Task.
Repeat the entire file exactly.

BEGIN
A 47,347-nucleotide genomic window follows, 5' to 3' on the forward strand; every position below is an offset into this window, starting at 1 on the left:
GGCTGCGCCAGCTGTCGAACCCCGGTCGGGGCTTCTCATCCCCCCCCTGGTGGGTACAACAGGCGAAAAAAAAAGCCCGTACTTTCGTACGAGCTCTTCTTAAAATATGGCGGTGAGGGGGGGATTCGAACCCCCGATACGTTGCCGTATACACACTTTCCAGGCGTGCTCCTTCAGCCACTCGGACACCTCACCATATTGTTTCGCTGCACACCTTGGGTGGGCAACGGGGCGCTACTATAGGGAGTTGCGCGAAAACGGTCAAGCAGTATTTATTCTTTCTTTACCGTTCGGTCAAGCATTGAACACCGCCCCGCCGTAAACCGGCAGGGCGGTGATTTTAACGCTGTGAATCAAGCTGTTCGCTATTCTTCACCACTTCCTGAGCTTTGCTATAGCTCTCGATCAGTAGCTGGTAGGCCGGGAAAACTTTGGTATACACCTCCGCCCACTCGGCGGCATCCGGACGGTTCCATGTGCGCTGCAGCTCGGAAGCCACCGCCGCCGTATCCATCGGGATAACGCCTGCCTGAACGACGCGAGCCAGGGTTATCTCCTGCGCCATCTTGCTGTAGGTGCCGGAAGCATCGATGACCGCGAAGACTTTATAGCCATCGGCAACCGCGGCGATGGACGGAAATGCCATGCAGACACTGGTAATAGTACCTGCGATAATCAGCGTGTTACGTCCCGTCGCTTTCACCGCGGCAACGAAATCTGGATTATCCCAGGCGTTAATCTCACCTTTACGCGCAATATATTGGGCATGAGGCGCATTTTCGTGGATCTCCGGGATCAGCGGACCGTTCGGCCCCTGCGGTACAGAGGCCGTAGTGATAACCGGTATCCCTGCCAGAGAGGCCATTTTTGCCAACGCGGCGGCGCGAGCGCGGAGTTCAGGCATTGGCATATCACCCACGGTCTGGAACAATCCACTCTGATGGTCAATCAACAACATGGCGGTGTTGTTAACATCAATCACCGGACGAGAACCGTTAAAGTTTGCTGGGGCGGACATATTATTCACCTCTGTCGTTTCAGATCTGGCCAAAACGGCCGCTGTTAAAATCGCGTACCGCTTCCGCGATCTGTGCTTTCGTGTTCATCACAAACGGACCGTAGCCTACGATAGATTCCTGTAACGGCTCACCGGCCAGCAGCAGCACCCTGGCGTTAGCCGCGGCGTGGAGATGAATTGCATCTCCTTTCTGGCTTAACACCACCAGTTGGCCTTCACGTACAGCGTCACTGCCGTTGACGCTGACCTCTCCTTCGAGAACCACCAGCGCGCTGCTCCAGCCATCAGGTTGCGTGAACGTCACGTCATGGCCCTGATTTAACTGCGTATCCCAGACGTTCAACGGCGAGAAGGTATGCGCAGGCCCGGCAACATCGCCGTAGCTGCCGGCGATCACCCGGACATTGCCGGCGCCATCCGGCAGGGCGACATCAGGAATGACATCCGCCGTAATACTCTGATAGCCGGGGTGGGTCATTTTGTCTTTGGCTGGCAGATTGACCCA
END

A 47,347-nucleotide genomic window follows, 5' to 3' on the forward strand; every position below is an offset into this window, starting at 1 on the left:
GGCTGCGCCAGCTGTCGAACCCCGGTCGGGGCTTCTCATCCCCCCCCTGGTGGGTACAACAGGCGAAAAAAAAAGCCCGTACTTTCGTACGAGCTCTTCTTAAAATATGGCGGTGAGGGGGGGATTCGAACCCCCGATACGTTGCCGTATACACACTTTCCAGGCGTGCTCCTTCAGCCACTCGGACACCTCACCATATTGTTTCGCTGCACACCTTGGGTGGGCAACGGGGCGCTACTATAGGGAGTTGCGCGAAAACGGTCAAGCAGTATTTATTCTTTCTTTACCGTTCGGTCAAGCATTGAACACCGCCCCGCCGTAAACCGGCAGGGCGGTGATTTTAACGCTGTGAATCAAGCTGTTCGCTATTCTTCACCACTTCCTGAGCTTTGCTATAGCTCTCGATCAGTAGCTGGTAGGCCGGGAAAACTTTGGTATACACCTCCGCCCACTCGGCGGCATCCGGACGGTTCCATGTGCGCTGCAGCTCGGAAGCCACCGCCGCCGTATCCATCGGGATAACGCCTGCCTGAACGACGCGAGCCAGGGTTATCTCCTGCGCCATCTTGCTGTAGGTGCCGGAAGCATCGATGACCGCGAAGACTTTATAGCCATCGGCAACCGCGGCGATGGACGGAAATGCCATGCAGACACTGGTAATAGTACCTGCGATAATCAGCGTGTTACGTCCCGTCGCTTTCACCGCGGCAACGAAATCTGGATTATCCCAGGCGTTAATCTCACCTTTACGCGCAATATATTGGGCATGAGGCGCATTTTCGTGGATCTCCGGGATCAGCGGACCGTTCGGCCCCTGCGGTACAGAGGCCGTAGTGATAACCGGTATCCCTGCCAGAGAGGCCATTTTTGCCAACGCGGCGGCGCGAGCGCGGAGTTCAGGCATTGGCATATCACCCACGGTCTGGAACAATCCACTCTGATGGTCAATCAACAACATGGCGGTGTTGTTAACATCAATCACCGGACGAGAACCGTTAAAGTTTGCTGGGGCGGACATATTATTCACCTCTGTCGTTTCAGATCTGGCCAAAACGGCCGCTGTTAAAATCGCGTACCGCTTCCGCGATCTGTGCTTTCGTGTTCATCACAAACGGACCGTAGCCTACGATAGATTCCTGTAACGGCTCACCGGCCAGCAGCAGCACCCTGGCGTTAGCCGCGGCGTGGAGATGAATTGCATCTCCTTTCTGGCTTAACACCACCAGTTGGCCTTCACGTACAGCGTCACTGCCGTTGACGCTGACCTCTCCTTCGAGAACCACCAGCGCGCTGCTCCAGCCATCAGGTTGCGTGAACGTCACGTCATGGCCCTGATTTAACTGCGTATCCCAGACGTTCAACGGCGAGAAGGTATGCGCAGGCCCGGCAACATCGCCGTAGCTGCCGGCGATCACCCGGACATTGCCGGCGCCATCCGGCAGGGCGACATCAGGAATGACATCCGCCGTAATACTCTGATAGCCGGGGTGGGTCATTTTGTCTTTGGCTGGCAGATTGACCCA